English: Shiraz Art Festival: David Tudor (lef...

English: Shiraz Art Festival: David Tudor (left) and John Cage performing at the 1971 festival.(Photo courtesy Cunningham Dance Foundation archive) (Photo credit: Wikipedia)

On August 29th, 1952 pianist David Tudor performed one of the most controversial musical pieces of all time. In Woodstock, New York audiences sat (mostly perplexed) as Tudor opened and closed the lid of the piano and marked time with a stopwatch. It was the première of 4’33” by John Cage in the aptly named “Maverick” concert hall. Kyle Gann writes in his book, ‘No Such Thing as Silence’ (written in commemoration of the 50th anniversary of the première) that, like the Schoenberg concert, the program consisted of other contemporary pieces. Morton Feldman’s ‘Extensions 3’ (1952) began the program followed by one of the pieces from Christian Wolff’s ‘For Prepared Piano’ (1951) and then the very complex Piano Sonata no. 1 (1946) by Pierre Boulez.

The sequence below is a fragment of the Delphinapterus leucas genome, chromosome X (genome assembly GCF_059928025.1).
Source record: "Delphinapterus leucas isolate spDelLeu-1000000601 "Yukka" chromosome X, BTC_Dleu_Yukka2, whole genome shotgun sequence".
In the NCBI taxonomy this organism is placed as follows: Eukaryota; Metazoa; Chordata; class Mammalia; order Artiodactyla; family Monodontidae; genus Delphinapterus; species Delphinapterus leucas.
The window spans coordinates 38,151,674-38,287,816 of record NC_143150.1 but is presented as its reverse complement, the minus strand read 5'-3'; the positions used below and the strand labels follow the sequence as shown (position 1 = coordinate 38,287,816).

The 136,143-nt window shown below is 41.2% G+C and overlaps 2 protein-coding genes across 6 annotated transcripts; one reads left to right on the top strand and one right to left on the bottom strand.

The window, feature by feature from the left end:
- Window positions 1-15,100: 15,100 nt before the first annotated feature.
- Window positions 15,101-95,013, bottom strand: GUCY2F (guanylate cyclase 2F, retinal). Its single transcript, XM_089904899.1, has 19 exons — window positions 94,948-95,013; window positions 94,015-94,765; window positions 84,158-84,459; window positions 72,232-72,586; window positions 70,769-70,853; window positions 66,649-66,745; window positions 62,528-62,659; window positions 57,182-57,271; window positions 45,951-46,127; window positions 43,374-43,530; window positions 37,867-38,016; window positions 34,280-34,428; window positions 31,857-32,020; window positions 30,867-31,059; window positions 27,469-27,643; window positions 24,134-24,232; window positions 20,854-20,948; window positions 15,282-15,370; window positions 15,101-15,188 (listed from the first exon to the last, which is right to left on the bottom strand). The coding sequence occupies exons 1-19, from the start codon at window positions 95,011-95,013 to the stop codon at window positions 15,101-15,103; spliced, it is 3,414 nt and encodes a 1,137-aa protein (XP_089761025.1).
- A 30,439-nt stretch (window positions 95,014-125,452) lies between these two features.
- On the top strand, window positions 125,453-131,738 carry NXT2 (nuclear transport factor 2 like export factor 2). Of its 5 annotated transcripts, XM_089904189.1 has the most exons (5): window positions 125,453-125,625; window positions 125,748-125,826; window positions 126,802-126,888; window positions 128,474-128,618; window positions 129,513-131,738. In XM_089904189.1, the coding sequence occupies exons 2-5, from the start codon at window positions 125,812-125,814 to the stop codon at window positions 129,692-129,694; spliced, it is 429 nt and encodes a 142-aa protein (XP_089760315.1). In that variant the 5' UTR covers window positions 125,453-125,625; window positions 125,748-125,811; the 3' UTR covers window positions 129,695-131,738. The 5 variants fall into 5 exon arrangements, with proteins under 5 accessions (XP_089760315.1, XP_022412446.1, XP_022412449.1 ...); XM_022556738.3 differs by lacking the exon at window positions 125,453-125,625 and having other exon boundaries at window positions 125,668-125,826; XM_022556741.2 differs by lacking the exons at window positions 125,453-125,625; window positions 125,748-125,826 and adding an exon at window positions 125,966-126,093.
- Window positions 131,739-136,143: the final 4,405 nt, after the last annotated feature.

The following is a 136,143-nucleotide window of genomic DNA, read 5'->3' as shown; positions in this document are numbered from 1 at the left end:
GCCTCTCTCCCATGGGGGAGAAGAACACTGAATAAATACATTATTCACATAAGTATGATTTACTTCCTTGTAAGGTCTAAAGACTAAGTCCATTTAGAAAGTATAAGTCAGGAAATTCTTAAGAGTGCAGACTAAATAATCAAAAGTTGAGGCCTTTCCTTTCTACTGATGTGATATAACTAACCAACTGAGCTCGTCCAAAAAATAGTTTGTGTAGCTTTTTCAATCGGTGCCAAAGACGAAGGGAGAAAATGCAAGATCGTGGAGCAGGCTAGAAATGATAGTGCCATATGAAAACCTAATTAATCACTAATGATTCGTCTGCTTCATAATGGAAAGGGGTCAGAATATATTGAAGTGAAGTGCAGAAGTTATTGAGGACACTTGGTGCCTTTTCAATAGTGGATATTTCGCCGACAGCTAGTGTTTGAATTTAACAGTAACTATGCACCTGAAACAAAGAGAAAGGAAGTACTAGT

Cage’s was the penultimate work which was followed by Henry Cowell’s ‘Banshee’ (1925). The concert was followed by a question and answer session. There was no riot in the cool intellectual atmosphere of this concert venue but Gann states that one artist exclaimed at one point, “Good people of Woodstock, let’s run these people out of town.”

John Cage would have a much more unpleasant experience at the hands of the New York Philharmonic with the première of his ‘Atlas Eclipticalis’ (1962). On February 9, 1964 under the baton of Leonard Bernstein this piece was performed as part of a series of contemporary pieces played by the orchestra that year. Concert programmers sandwiched the work between performances of Vivaldi’s ‘Four Seasons’ and the Tchaikovsky 6th Symphony.

Benjamin Piekut, in his excellent book, “Experimentalism Otherwise”, investigated the circumstances surrounding this concert attempting to separate history from legend by interviewing some of the musicians who participated. He reports that there were technical problems with contact microphones, mixing consoles and amplification. But there was also rebellion by the musicians some of whom destroyed the contact microphones and/or declined to play the notes provided. These technical issues which occurred seem similar to the Antheil concert in that technology was behind the composer’s intentions but the willful destruction and misuse of the technology by the musicians themselves suggests an added level of hostility which of course did not help the audience’s reaction which was anything but favorable.